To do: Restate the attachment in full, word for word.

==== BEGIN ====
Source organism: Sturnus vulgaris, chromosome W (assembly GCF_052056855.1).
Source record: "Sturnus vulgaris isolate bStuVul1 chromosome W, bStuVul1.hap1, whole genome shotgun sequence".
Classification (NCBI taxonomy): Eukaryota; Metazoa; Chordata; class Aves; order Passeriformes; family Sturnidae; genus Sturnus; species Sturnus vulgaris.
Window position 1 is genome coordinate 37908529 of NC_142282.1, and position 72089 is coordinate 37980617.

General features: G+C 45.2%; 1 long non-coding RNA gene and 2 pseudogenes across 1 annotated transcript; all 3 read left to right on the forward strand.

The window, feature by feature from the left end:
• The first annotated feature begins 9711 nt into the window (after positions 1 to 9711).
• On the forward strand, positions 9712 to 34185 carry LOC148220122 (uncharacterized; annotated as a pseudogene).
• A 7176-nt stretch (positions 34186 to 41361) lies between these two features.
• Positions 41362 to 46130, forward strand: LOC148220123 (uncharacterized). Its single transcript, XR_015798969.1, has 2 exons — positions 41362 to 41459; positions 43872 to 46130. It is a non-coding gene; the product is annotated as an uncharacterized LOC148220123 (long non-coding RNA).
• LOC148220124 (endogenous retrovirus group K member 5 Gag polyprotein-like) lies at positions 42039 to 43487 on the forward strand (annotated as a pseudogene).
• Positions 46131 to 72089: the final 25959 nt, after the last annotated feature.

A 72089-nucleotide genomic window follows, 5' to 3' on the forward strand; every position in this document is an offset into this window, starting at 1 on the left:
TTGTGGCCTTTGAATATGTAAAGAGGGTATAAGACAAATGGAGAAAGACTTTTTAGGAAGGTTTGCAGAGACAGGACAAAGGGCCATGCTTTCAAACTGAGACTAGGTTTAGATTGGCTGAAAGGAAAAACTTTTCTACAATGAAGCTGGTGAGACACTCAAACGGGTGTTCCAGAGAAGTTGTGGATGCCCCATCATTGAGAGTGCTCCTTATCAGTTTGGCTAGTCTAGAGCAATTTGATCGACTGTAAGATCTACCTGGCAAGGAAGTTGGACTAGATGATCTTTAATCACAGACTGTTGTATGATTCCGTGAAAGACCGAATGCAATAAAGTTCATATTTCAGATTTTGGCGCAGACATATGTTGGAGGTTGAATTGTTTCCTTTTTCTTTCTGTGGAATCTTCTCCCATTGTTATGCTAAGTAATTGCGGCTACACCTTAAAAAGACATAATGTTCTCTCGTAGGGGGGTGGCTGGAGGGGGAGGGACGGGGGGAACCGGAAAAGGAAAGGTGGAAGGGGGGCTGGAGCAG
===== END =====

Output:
Source organism: Sturnus vulgaris, chromosome W (assembly GCF_052056855.1).
Source record: "Sturnus vulgaris isolate bStuVul1 chromosome W, bStuVul1.hap1, whole genome shotgun sequence".
Classification (NCBI taxonomy): Eukaryota; Metazoa; Chordata; class Aves; order Passeriformes; family Sturnidae; genus Sturnus; species Sturnus vulgaris.
Window position 1 is genome coordinate 37908529 of NC_142282.1, and position 72089 is coordinate 37980617.

General features: G+C 45.2%; 1 long non-coding RNA gene and 2 pseudogenes across 1 annotated transcript; all 3 read left to right on the forward strand.

The window, feature by feature from the left end:
• The first annotated feature begins 9711 nt into the window (after positions 1 to 9711).
• On the forward strand, positions 9712 to 34185 carry LOC148220122 (uncharacterized; annotated as a pseudogene).
• A 7176-nt stretch (positions 34186 to 41361) lies between these two features.
• Positions 41362 to 46130, forward strand: LOC148220123 (uncharacterized). Its single transcript, XR_015798969.1, has 2 exons — positions 41362 to 41459; positions 43872 to 46130. It is a non-coding gene; the product is annotated as an uncharacterized LOC148220123 (long non-coding RNA).
• LOC148220124 (endogenous retrovirus group K member 5 Gag polyprotein-like) lies at positions 42039 to 43487 on the forward strand (annotated as a pseudogene).
• Positions 46131 to 72089: the final 25959 nt, after the last annotated feature.

A 72089-nucleotide genomic window follows, 5' to 3' on the forward strand; every position in this document is an offset into this window, starting at 1 on the left:
TTGTGGCCTTTGAATATGTAAAGAGGGTATAAGACAAATGGAGAAAGACTTTTTAGGAAGGTTTGCAGAGACAGGACAAAGGGCCATGCTTTCAAACTGAGACTAGGTTTAGATTGGCTGAAAGGAAAAACTTTTCTACAATGAAGCTGGTGAGACACTCAAACGGGTGTTCCAGAGAAGTTGTGGATGCCCCATCATTGAGAGTGCTCCTTATCAGTTTGGCTAGTCTAGAGCAATTTGATCGACTGTAAGATCTACCTGGCAAGGAAGTTGGACTAGATGATCTTTAATCACAGACTGTTGTATGATTCCGTGAAAGACCGAATGCAATAAAGTTCATATTTCAGATTTTGGCGCAGACATATGTTGGAGGTTGAATTGTTTCCTTTTTCTTTCTGTGGAATCTTCTCCCATTGTTATGCTAAGTAATTGCGGCTACACCTTAAAAAGACATAATGTTCTCTCGTAGGGGGGTGGCTGGAGGGGGAGGGACGGGGGGAACCGGAAAAGGAAAGGTGGAAGGGGGGCTGGAGCAG